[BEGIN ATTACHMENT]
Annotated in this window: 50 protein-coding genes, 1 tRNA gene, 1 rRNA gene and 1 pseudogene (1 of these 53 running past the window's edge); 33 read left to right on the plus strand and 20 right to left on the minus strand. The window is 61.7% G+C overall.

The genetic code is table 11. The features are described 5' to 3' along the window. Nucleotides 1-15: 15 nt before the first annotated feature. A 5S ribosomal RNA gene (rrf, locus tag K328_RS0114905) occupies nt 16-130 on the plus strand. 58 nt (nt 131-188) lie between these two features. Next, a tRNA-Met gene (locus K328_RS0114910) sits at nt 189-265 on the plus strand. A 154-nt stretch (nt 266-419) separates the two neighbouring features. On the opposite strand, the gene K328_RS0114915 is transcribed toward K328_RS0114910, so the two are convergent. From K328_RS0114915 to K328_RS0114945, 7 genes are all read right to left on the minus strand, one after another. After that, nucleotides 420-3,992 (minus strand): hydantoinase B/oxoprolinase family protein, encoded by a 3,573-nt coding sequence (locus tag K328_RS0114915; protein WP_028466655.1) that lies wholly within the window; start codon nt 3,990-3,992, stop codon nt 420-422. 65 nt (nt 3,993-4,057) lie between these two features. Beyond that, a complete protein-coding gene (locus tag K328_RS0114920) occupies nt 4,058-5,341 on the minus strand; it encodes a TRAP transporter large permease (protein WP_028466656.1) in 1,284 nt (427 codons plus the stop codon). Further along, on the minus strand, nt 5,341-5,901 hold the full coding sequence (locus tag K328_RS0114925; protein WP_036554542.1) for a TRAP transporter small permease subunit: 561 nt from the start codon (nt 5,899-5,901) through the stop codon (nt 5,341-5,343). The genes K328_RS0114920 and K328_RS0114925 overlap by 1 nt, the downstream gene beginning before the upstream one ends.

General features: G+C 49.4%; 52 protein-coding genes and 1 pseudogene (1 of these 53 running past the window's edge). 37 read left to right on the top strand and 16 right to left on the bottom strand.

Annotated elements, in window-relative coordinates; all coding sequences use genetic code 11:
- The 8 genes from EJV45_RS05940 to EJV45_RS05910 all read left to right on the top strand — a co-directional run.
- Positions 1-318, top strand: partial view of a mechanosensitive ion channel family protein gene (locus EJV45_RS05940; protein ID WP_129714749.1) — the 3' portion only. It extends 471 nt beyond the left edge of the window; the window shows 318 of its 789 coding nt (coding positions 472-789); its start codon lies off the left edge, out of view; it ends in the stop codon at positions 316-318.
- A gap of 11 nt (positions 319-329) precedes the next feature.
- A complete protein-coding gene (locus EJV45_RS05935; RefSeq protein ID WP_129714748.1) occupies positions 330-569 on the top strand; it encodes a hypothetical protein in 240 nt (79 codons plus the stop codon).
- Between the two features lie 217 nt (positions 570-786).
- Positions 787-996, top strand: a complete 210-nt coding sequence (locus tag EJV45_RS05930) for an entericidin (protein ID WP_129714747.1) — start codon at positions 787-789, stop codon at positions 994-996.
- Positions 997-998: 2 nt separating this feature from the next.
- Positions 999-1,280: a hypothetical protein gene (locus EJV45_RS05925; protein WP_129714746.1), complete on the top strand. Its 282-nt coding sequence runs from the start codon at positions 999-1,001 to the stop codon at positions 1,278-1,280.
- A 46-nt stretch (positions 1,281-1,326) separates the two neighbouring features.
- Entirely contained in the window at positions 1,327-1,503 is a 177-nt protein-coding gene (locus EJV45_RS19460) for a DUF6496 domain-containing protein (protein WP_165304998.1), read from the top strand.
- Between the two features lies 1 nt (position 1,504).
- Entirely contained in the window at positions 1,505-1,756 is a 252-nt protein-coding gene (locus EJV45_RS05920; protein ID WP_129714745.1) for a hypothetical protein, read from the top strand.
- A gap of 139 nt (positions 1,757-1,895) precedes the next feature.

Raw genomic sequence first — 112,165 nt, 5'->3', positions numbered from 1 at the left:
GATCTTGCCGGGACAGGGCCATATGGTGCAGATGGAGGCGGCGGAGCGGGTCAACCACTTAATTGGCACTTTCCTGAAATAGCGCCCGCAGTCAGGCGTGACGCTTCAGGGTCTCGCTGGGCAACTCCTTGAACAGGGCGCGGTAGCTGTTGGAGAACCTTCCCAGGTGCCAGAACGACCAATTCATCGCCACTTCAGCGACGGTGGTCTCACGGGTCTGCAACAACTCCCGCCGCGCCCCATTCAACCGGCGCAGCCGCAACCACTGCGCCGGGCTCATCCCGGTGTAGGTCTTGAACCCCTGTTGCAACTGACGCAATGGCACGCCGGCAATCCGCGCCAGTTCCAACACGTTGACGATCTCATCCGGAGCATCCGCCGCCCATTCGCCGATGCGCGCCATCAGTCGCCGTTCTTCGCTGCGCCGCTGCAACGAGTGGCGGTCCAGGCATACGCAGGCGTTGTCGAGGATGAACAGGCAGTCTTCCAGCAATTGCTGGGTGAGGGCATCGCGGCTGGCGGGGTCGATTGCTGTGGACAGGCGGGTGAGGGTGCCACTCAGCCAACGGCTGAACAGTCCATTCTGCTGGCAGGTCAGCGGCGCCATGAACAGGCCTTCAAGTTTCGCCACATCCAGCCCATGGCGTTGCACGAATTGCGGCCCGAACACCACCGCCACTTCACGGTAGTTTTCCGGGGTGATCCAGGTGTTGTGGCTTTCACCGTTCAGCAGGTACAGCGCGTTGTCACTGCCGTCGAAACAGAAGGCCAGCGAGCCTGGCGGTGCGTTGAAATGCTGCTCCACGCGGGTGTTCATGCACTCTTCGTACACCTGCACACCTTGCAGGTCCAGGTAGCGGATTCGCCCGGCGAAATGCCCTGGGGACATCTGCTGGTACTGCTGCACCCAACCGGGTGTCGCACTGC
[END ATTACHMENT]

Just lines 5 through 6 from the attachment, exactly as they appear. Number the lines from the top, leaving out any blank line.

- The 8 genes from EJV45_RS05940 to EJV45_RS05910 all read left to right on the top strand — a co-directional run.
- Positions 1-318, top strand: partial view of a mechanosensitive ion channel family protein gene (locus EJV45_RS05940; protein ID WP_129714749.1) — the 3' portion only. It extends 471 nt beyond the left edge of the window; the window shows 318 of its 789 coding nt (coding positions 472-789); its start codon lies off the left edge, out of view; it ends in the stop codon at positions 316-318.